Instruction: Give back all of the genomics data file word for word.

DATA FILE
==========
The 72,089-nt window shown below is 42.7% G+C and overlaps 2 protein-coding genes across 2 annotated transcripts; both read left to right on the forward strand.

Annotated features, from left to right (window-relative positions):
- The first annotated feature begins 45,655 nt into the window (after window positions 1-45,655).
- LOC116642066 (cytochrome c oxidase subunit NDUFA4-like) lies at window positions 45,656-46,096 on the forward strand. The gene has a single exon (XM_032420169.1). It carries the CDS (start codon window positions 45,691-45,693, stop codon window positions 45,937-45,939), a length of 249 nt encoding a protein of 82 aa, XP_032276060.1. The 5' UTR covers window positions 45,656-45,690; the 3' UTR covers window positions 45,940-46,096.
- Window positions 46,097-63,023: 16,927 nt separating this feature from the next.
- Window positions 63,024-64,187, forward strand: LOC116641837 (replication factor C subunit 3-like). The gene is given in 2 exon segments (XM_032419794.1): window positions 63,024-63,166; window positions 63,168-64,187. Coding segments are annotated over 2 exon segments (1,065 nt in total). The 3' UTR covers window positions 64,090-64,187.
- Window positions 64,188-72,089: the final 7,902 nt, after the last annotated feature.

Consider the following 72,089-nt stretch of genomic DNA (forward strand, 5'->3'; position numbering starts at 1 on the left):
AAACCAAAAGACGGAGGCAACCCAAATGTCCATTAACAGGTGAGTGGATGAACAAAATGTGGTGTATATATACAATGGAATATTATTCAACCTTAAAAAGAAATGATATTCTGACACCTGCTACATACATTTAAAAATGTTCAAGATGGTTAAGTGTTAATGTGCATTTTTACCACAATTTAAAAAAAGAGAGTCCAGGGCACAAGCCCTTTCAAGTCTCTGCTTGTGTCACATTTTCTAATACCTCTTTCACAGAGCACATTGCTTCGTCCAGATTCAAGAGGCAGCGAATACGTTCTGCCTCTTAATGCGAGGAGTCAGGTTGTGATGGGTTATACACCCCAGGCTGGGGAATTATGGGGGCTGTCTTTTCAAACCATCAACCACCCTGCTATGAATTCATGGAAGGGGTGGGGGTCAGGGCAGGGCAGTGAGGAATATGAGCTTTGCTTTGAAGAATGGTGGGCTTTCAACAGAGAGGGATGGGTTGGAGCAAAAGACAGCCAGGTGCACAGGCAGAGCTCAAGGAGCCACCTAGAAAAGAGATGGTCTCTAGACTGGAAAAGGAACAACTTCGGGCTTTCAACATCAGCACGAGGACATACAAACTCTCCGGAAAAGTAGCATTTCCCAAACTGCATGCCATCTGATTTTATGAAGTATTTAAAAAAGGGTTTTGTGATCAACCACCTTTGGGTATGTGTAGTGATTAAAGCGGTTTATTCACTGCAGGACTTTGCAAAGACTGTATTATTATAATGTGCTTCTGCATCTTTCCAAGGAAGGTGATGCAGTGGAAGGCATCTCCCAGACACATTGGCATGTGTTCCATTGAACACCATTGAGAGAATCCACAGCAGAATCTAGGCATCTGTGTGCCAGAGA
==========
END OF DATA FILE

The 72,089-nt window shown below is 42.7% G+C and overlaps 2 protein-coding genes across 2 annotated transcripts; both read left to right on the forward strand.

Annotated features, from left to right (window-relative positions):
- The first annotated feature begins 45,655 nt into the window (after window positions 1-45,655).
- LOC116642066 (cytochrome c oxidase subunit NDUFA4-like) lies at window positions 45,656-46,096 on the forward strand. The gene has a single exon (XM_032420169.1). It carries the CDS (start codon window positions 45,691-45,693, stop codon window positions 45,937-45,939), a length of 249 nt encoding a protein of 82 aa, XP_032276060.1. The 5' UTR covers window positions 45,656-45,690; the 3' UTR covers window positions 45,940-46,096.
- Window positions 46,097-63,023: 16,927 nt separating this feature from the next.
- Window positions 63,024-64,187, forward strand: LOC116641837 (replication factor C subunit 3-like). The gene is given in 2 exon segments (XM_032419794.1): window positions 63,024-63,166; window positions 63,168-64,187. Coding segments are annotated over 2 exon segments (1,065 nt in total). The 3' UTR covers window positions 64,090-64,187.
- Window positions 64,188-72,089: the final 7,902 nt, after the last annotated feature.

Consider the following 72,089-nt stretch of genomic DNA (forward strand, 5'->3'; position numbering starts at 1 on the left):
AAACCAAAAGACGGAGGCAACCCAAATGTCCATTAACAGGTGAGTGGATGAACAAAATGTGGTGTATATATACAATGGAATATTATTCAACCTTAAAAAGAAATGATATTCTGACACCTGCTACATACATTTAAAAATGTTCAAGATGGTTAAGTGTTAATGTGCATTTTTACCACAATTTAAAAAAAGAGAGTCCAGGGCACAAGCCCTTTCAAGTCTCTGCTTGTGTCACATTTTCTAATACCTCTTTCACAGAGCACATTGCTTCGTCCAGATTCAAGAGGCAGCGAATACGTTCTGCCTCTTAATGCGAGGAGTCAGGTTGTGATGGGTTATACACCCCAGGCTGGGGAATTATGGGGGCTGTCTTTTCAAACCATCAACCACCCTGCTATGAATTCATGGAAGGGGTGGGGGTCAGGGCAGGGCAGTGAGGAATATGAGCTTTGCTTTGAAGAATGGTGGGCTTTCAACAGAGAGGGATGGGTTGGAGCAAAAGACAGCCAGGTGCACAGGCAGAGCTCAAGGAGCCACCTAGAAAAGAGATGGTCTCTAGACTGGAAAAGGAACAACTTCGGGCTTTCAACATCAGCACGAGGACATACAAACTCTCCGGAAAAGTAGCATTTCCCAAACTGCATGCCATCTGATTTTATGAAGTATTTAAAAAAGGGTTTTGTGATCAACCACCTTTGGGTATGTGTAGTGATTAAAGCGGTTTATTCACTGCAGGACTTTGCAAAGACTGTATTATTATAATGTGCTTCTGCATCTTTCCAAGGAAGGTGATGCAGTGGAAGGCATCTCCCAGACACATTGGCATGTGTTCCATTGAACACCATTGAGAGAATCCACAGCAGAATCTAGGCATCTGTGTGCCAGAGA